Week 227 (17 - 23 February 2018)
The Nigerian team of Seun Adigun, Ngozi Onwumere and Akuoma Omeoga made history on Tuesday, becoming the first women to represent an African country in bobsleigh. Though they finished last in qualifying, it is the journey and, perhaps more importantly, the legacy that follows that will define Nigeria’s success, not the medal table.
From training in the USA, to Canada and then to PyeongChang, it has been an accelerated education for the team, who all began their careers as track athletes but have been training together for bobsleigh since 2016.
“I don’t think it’s hit us how impactful this whole process will be in the long run,” driver Adigun said after the race. “You don’t have to quantify things by just the result of first place or any time. You can actually quantify it by your ability to be selfless, your ability to drive and your ability to be innovative. This was just meant to be.”
“The Olympic experience is really unique, it’s an experience you can’t really articulate,” added brakeman Omeoga. “Nigerians are incredibly proud and I think one of our goals was to present Nigeria in a positive light. It gives people a reason to celebrate something.”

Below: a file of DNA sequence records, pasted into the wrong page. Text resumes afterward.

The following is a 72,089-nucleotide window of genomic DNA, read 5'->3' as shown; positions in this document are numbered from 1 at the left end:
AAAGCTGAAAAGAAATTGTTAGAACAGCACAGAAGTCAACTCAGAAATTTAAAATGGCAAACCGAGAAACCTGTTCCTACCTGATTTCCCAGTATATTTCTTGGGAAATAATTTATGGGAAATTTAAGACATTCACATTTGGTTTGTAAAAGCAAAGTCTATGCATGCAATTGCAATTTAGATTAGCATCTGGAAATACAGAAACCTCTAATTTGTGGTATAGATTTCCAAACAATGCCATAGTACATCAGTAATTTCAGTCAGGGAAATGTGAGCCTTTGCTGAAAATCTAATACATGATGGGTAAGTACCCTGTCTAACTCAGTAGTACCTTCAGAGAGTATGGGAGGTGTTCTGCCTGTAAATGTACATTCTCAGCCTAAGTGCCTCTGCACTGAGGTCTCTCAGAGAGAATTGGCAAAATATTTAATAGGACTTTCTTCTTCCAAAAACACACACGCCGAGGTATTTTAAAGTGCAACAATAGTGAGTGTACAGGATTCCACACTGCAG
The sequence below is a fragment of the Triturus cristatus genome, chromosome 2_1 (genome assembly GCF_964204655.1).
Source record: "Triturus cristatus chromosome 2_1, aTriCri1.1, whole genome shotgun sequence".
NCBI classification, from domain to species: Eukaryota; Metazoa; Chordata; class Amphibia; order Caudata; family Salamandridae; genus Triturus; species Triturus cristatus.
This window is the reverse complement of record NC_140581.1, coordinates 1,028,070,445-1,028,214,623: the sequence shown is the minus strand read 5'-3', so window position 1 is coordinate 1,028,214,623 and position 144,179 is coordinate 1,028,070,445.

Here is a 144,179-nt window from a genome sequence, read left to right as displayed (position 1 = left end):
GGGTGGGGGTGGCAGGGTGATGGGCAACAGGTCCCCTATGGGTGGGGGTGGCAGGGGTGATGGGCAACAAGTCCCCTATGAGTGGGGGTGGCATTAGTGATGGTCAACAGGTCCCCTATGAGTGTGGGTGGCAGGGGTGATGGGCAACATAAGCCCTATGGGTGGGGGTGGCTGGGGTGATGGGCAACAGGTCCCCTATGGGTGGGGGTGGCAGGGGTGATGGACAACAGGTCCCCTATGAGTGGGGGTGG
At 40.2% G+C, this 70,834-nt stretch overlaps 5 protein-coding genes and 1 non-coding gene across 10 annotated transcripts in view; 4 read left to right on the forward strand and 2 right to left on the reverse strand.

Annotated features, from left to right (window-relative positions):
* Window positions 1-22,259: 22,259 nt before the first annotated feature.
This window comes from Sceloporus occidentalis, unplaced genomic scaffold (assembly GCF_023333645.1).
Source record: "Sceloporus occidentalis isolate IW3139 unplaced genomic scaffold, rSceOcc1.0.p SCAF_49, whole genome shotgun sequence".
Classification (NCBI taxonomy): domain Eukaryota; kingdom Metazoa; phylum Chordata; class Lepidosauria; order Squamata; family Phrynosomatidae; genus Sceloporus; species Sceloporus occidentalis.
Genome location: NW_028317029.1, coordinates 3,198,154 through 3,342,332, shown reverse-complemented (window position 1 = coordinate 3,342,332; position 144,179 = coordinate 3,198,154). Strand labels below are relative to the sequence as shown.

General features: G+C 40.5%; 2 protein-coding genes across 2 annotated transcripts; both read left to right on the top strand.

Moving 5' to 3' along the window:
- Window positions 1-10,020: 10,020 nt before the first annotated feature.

There are obvious parallels between the Nigerian women’s performance and the Jamaican men’s bobsleigh four-man team, who competed at Calgary 1988 and were immortalised in the film “Cool Runnings”. Omeoga has been flattered by the comparisons and instead of playing down the pressure of emulating the cult heroes, hopes that Nigeria’s participation in PyeongChang will inspire a new wave of African athletes.
“That’s the legacy that we hope to have in 30 years to come,” she said. “If you see our faces and we inspire you to do something, then that’s absolutely all we ask for.”
The PyeongChang 2018 Olympic Winter Games have provided a platform for athletes and nations to show that sport can have a defining effect on society. The 2018 Jamaican women’s bobsleigh team, who finished just one place ahead of Nigeria, became the first female Winter Olympians from the Caribbean island, and American-born Elizabeth Swaney competed in the skiing halfpipe for Hungary, finishing in last place but encouraging the next generation of athletes to follow their dreams.
Often in sport the focus is solely on the podium, but achievement can also be measured by the extraordinary feats throughout the journey. No African nation has ever won a medal at the Olympic Winter Games, but by creating role models, investment and perseverance, it may be Beijing 2022 where we see the first.
Photo: Obi Grant